I heard a rumor that I changed job because CFD is dead, or my research has hit a big obstacle. I can forcefully state that neither is true. In fact, I intend to continue my CFD research and education in the foreseeable future. I brought nearly my entire group from ISU to KU, and we are working very hard on tackling some of the challenges in high-order adaptive CFD methods (see my previous blog for sample topics). Now and then, we look for talented and hard-working students or postdocs to join our team. If you are motivated and enjoy math, programming and fluid dynamics, you are welcome to apply to KUAE. On CFD education, we are considering to establish a graduate CFD certificate at KUAE, hopefully in the Fall 2013. Do visit KUAE (http://www.ae.engr.ku.edu/) often for updates.
After more than three decades of development, CFD has undoubtedly established itself as a critical tool in the design process of many industries. I am not sure of the market size of commercial CFD software products, but won't be surprised if it is in the order of billions of dollars/year. Constant improvements have been made to these products, which are increasingly more efficient, accurate, robust, and easier to use. There are also many web sites and blogs dedicated to CFD. The fact that these sites and blogs are being visited is a good sign that CFD is well and receiving a lot of attention. I particularly like "Another Fine Mesh", maintained by John Chawner of Pointwise. I just wonder how John manages to run his company and still find time to do the blogs on a weekly basis.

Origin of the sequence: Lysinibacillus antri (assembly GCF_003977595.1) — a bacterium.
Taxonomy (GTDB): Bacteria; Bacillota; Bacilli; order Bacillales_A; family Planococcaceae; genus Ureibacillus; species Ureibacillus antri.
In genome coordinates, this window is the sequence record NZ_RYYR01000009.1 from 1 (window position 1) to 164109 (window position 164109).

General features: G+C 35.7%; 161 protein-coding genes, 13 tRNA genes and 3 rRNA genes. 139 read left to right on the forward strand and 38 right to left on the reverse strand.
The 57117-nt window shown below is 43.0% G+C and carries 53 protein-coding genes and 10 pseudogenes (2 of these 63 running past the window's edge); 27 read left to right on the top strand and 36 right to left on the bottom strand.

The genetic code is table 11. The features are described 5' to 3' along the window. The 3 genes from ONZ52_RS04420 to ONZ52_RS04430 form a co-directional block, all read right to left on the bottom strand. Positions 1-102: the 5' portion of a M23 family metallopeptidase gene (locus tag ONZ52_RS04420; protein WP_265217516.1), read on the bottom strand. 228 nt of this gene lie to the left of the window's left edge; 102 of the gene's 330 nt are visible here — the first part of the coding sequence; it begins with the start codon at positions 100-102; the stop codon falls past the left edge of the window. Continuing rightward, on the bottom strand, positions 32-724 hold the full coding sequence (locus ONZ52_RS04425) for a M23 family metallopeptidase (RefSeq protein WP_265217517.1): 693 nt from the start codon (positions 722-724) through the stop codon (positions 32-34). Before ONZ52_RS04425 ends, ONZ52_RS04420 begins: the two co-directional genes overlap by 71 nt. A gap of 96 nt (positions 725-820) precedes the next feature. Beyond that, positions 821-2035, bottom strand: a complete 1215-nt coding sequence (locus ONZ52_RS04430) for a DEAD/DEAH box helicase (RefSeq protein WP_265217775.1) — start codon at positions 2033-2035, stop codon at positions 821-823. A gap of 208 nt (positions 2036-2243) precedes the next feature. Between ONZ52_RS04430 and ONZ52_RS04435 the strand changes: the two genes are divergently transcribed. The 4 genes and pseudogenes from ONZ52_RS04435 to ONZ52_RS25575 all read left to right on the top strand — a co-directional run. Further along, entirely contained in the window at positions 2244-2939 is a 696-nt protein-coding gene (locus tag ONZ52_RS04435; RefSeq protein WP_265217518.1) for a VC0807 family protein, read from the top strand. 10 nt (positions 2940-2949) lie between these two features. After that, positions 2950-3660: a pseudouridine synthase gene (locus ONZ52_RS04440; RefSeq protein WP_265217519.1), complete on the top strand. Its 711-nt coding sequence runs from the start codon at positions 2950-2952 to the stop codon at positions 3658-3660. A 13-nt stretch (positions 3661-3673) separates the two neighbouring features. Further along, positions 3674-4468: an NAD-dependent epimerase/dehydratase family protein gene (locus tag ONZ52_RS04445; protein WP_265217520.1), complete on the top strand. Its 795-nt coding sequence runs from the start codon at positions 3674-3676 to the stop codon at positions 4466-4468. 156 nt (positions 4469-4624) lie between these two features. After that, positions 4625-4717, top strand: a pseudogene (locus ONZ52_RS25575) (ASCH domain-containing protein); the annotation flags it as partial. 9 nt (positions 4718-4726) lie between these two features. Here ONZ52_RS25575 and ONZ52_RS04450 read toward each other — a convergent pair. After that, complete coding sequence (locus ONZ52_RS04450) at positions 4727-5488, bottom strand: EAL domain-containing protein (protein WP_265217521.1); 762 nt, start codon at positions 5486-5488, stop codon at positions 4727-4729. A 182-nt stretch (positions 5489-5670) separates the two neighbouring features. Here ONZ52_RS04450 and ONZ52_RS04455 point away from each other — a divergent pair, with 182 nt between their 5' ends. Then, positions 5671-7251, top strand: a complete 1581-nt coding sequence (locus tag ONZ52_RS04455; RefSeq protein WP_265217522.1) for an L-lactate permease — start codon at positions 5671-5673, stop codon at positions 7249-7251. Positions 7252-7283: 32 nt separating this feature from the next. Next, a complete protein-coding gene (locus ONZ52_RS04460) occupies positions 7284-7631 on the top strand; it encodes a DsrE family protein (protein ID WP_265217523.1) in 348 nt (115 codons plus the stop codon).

Almost all CFD commercial software has benefited from research carried out in the "golden age" of CFD, generally considered to be the 1980es, by many well-known CFDers. If we do a survey about the top CFD giants in the world, who have made the most far-reaching impact, I am very confident that the names of Antony Jameson, Phil Roe and Bram van Leer would stand out. In order to celebrate their seminal contrbutions in CFD, an international symposium in their honor is being organized, with support from AFOSR. More information will be posted in the near future with a link from this blog.
BTW, the 2nd International Workshop on High-Order CFD Methods will be held in Germany. See this web site for more info: http://www.dlr.de/as/desktopdefault.aspx/tabid-8170/13999_read-35550/
Finally, what happened to the often dreamed "push button" CFD tool, which is supposed to give you accurate CFD solutions by pushing a few buttons? Is such a tool going to appear one day, or is it still desired? Let me know your thoughts.
Last but not least, have a great 2013!
Tuesday, December 25, 2012